Limerick women share ‘positive’ experiences of cancer treatment

Fintan Walsh


Fintan Walsh

Valerie Murphy, Sheena Kinsella, Sara Madden, Melanie Hunt and Christine Mullane  promote breast cancer treatment awareness. Valerie, who helps with after treatment says it is important for women to know about treatment and the many services in Limerick region. Picture: Michael Cowhey
“AM I going to die?” can be the first words uttered by some women when they are first diagnosed with breast cancer.

“AM I going to die?” can be the first words uttered by some women when they are first diagnosed with breast cancer.

But four Limerick women who have battled and survived the illness say that the scary experience can also be an extremely positive one, with the right support and the right state of mind.

Sheena Kinsella, Christine Mullane, Sara Madden and Melanie Hunt each have a unique experience when it comes to dealing with breast cancer and say, while bad days do occur, treatment can help provide a positive experience with the right help.

Christine was first diagnosed in 2010 when she had two young children. Within eight weeks of finding a lump upon self-examination, she had finished surgery and went through chemotherapy. Death was not on her mind, however; her children were.

“All I could think of was my two kids because they were so young. I said to the surgeon that day, ‘Whatever it takes, I don’t care what you have to take, or what you have to do, I just don’t want to die, and that was literally it.’”

She adds that the fear of another diagnosis still exists and that it felt like a “thunderbolt” when she was first told. But she admits the only time she gets nervous is when she has to get the mammogram.

“It was just overwhelming, but as each year goes by and you get your tests every few months in the clinic, they constantly keep an eye on you. And if they see that you stand a better chance of non-recurrence, the appointments are less and less. So now I only have to go once a year,” she explains.

Sara, from Clareview, is a two-time survivor of breast cancer. She says her experience with the illness was an “extremely positive” one from the very first day because of her helpful surroundings. However, she admits that she needed distractions to help avoid the “bad days”, which is why she took up tai-chi.

“Bad days would be when I am tired from treatment or when you have a long day of sitting at home and when you have time to think. I recall those bad ones. If I was able to get up and get out, it was never an issue. Otherwise, I would have been lying down thinking, ‘How long is this going on for?’” she says.

For Corbally woman, Melanie Hunt, cancer has been part of her life, as both her mother and aunt suffered from cancer also.

“Just take one day at a time and to think positively about the whole thing” is the advice that the 45-year-old’s mother gave to her when she was first diagnosed and had to overcome treatment.

However, Melanie says that she wished services like the Daffodil Centre in the University Hospital Limerick was around to help her with basic, day-to-day assistance while undergoing treatment.

“If the centre was there for me, it would have been more reassuring. You always hear about other people, but you never think that this is going to happen. And when you get the diagnosis, the first thing you think of is, ‘Am I going to die?’ And especially when you have young children. The hardest part was waiting for all the biopsies and results. Put the faith in your doctors and let them do their work and keep the positive attitude,” she explains.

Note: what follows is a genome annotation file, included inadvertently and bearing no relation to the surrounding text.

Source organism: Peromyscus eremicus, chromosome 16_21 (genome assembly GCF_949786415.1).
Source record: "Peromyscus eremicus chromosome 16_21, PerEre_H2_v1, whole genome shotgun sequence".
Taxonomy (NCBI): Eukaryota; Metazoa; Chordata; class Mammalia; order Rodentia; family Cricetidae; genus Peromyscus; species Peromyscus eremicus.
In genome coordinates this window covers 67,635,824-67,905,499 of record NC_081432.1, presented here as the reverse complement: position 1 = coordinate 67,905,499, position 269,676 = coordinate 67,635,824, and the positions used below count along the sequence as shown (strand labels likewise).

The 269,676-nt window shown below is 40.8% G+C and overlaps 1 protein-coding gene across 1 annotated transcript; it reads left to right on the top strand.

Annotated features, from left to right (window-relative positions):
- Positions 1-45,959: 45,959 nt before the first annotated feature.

Sheena Kinsella, (36), found out she had breast cancer when she was just 24. But she admits that the bigger shock was discovering that she was 16 weeks pregnant at the time.

She says that the doctors advised her to not go ahead with the pregnancy, that she would be “writing her own death sentence”, but she insisted.

“I disagreed and I went out and had my daughter. They took her at 35 weeks and - she was perfect - I had to go straight to the maternity to Dublin, and I had over three months of radiation, all with a premature, tiny baby.

“It could have gone really wrong, and in hindsight, being 24 I used to be the girl about town and just bought my own house, I had a great job, lovely car. I thought I knew absolutely everything. With breast cancer, I wasn’t physically sick, so I thought, ‘What do they know?’ I had 12 different consultants and nurses arguing that I couldn’t go through with the pregnancy. But had it been now, at 36, I probably would have listened to the doctors,” she explains.

Her daughter Amy is now 11-years-old.

“I guess you could say that she saved my life and I saved hers.”

Valerie Murphy, who helps women after their breast cancer treatment, says it is important for people to be more aware about what treatment entails.

“I became a volunteer with a breast cancer organisation a number of years ago and that’s how I have my service today. From the very beginning, I wanted to put a positive slant on the whole thing, so that the women could have the help of others, that it’s not about death - it’s life. It’s life changing. But it is something that you have to go through and come out the other side.”

Valerie adds that services like the Daffodil Centre and the Mid-Western Cancer Foundation are key for any women in the region undergoing treatment.

This Sunday, June 7, St Paul’s GAA in Mungret will run the Boobathon event, at 2pm, in aid of breast cancer awareness. For more information, call 086-1025906.

On Sunday, June 28, the annual Killaloe Pink Ribbon walk will take place. For more information, visit